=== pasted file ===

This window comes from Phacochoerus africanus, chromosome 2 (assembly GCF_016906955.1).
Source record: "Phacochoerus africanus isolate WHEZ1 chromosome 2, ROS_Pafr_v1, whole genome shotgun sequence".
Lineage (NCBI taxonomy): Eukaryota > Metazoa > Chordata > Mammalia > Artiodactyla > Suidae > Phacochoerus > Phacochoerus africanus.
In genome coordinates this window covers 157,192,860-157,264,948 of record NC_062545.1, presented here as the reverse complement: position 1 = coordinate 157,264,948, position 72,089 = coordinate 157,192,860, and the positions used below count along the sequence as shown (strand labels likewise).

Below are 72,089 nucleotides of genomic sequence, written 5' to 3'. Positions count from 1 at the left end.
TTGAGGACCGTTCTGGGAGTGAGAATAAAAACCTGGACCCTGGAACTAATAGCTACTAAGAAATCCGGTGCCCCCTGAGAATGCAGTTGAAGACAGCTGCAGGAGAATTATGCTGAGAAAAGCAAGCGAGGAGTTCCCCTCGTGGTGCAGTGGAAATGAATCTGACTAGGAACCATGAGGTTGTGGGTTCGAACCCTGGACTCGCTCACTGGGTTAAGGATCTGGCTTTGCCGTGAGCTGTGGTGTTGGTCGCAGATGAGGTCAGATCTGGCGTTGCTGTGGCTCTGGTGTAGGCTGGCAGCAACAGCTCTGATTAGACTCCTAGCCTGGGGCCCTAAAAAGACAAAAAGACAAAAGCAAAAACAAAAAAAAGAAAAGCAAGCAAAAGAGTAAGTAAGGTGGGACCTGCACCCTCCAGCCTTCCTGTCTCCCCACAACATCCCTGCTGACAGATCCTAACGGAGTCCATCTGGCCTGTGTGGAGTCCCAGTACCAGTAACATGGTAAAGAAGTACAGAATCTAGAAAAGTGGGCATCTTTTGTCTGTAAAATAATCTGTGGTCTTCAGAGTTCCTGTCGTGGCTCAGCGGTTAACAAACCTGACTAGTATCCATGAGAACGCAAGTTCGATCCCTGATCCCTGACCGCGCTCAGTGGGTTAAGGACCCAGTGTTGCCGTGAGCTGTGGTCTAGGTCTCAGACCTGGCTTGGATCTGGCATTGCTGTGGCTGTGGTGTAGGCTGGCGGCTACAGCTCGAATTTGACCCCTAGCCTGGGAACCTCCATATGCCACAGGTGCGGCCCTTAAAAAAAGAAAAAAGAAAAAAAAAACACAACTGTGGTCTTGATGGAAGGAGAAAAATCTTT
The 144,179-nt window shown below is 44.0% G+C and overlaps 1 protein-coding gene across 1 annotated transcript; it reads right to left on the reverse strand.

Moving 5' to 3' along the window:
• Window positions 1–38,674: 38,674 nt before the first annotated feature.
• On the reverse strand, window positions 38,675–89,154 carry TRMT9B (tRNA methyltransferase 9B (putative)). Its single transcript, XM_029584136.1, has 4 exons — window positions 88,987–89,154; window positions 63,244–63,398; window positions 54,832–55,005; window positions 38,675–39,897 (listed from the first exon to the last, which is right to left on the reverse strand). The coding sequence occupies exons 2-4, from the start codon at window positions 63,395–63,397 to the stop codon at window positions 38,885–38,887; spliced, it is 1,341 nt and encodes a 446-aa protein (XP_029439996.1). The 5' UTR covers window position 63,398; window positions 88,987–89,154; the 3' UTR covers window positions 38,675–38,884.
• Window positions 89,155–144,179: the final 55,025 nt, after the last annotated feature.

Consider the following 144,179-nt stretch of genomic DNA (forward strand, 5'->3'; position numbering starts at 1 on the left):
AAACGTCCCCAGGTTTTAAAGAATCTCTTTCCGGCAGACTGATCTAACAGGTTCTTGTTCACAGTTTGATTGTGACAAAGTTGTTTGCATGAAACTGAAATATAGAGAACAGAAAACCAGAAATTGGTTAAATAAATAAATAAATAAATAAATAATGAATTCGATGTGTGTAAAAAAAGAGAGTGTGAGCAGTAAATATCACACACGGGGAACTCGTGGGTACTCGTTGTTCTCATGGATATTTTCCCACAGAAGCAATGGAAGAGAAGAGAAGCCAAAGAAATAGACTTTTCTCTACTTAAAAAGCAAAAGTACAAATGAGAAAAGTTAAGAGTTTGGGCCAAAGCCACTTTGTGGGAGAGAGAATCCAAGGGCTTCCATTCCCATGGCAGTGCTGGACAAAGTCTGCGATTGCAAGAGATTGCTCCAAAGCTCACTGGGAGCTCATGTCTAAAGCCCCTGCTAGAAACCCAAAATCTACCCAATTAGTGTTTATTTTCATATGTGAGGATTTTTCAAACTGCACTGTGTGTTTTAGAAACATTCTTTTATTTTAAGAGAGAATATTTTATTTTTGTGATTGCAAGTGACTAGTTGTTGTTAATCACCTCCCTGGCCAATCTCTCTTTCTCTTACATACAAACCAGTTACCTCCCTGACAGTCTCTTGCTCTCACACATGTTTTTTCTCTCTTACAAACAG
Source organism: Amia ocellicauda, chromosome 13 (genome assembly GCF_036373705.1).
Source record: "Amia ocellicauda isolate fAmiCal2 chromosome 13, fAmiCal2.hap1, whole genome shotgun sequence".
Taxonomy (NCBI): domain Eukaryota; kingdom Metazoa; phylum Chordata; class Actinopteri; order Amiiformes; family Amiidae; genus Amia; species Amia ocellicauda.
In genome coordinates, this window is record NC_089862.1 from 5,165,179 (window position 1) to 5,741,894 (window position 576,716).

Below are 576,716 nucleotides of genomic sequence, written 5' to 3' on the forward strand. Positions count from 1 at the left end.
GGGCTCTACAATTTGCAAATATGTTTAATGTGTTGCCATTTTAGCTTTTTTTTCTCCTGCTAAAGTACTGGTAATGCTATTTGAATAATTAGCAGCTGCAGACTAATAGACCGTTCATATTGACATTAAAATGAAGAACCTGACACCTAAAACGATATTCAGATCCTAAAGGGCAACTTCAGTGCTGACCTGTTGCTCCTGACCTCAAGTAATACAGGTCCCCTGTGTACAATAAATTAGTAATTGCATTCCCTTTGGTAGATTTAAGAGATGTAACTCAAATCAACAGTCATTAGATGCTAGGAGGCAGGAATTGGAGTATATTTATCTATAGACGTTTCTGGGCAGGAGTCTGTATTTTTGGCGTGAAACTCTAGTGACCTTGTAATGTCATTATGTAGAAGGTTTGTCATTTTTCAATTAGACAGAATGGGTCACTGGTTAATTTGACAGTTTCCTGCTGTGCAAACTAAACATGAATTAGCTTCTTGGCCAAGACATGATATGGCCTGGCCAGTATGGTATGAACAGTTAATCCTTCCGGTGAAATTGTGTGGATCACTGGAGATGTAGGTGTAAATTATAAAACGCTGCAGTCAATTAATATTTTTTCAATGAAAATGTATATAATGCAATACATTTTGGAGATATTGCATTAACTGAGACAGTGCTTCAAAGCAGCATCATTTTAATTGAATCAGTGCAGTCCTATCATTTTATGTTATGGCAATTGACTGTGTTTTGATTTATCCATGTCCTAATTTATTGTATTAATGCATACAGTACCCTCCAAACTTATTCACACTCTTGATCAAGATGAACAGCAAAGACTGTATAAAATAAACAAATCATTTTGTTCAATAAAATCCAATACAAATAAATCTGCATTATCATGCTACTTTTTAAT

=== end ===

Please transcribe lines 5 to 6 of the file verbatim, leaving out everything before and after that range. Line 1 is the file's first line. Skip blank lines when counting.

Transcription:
Below are 72,089 nucleotides of genomic sequence, written 5' to 3'. Positions count from 1 at the left end.
TTGAGGACCGTTCTGGGAGTGAGAATAAAAACCTGGACCCTGGAACTAATAGCTACTAAGAAATCCGGTGCCCCCTGAGAATGCAGTTGAAGACAGCTGCAGGAGAATTATGCTGAGAAAAGCAAGCGAGGAGTTCCCCTCGTGGTGCAGTGGAAATGAATCTGACTAGGAACCATGAGGTTGTGGGTTCGAACCCTGGACTCGCTCACTGGGTTAAGGATCTGGCTTTGCCGTGAGCTGTGGTGTTGGTCGCAGATGAGGTCAGATCTGGCGTTGCTGTGGCTCTGGTGTAGGCTGGCAGCAACAGCTCTGATTAGACTCCTAGCCTGGGGCCCTAAAAAGACAAAAAGACAAAAGCAAAAACAAAAAAAAGAAAAGCAAGCAAAAGAGTAAGTAAGGTGGGACCTGCACCCTCCAGCCTTCCTGTCTCCCCACAACATCCCTGCTGACAGATCCTAACGGAGTCCATCTGGCCTGTGTGGAGTCCCAGTACCAGTAACATGGTAAAGAAGTACAGAATCTAGAAAAGTGGGCATCTTTTGTCTGTAAAATAATCTGTGGTCTTCAGAGTTCCTGTCGTGGCTCAGCGGTTAACAAACCTGACTAGTATCCATGAGAACGCAAGTTCGATCCCTGATCCCTGACCGCGCTCAGTGGGTTAAGGACCCAGTGTTGCCGTGAGCTGTGGTCTAGGTCTCAGACCTGGCTTGGATCTGGCATTGCTGTGGCTGTGGTGTAGGCTGGCGGCTACAGCTCGAATTTGACCCCTAGCCTGGGAACCTCCATATGCCACAGGTGCGGCCCTTAAAAAAAGAAAAAAGAAAAAAAAAACACAACTGTGGTCTTGATGGAAGGAGAAAAATCTTT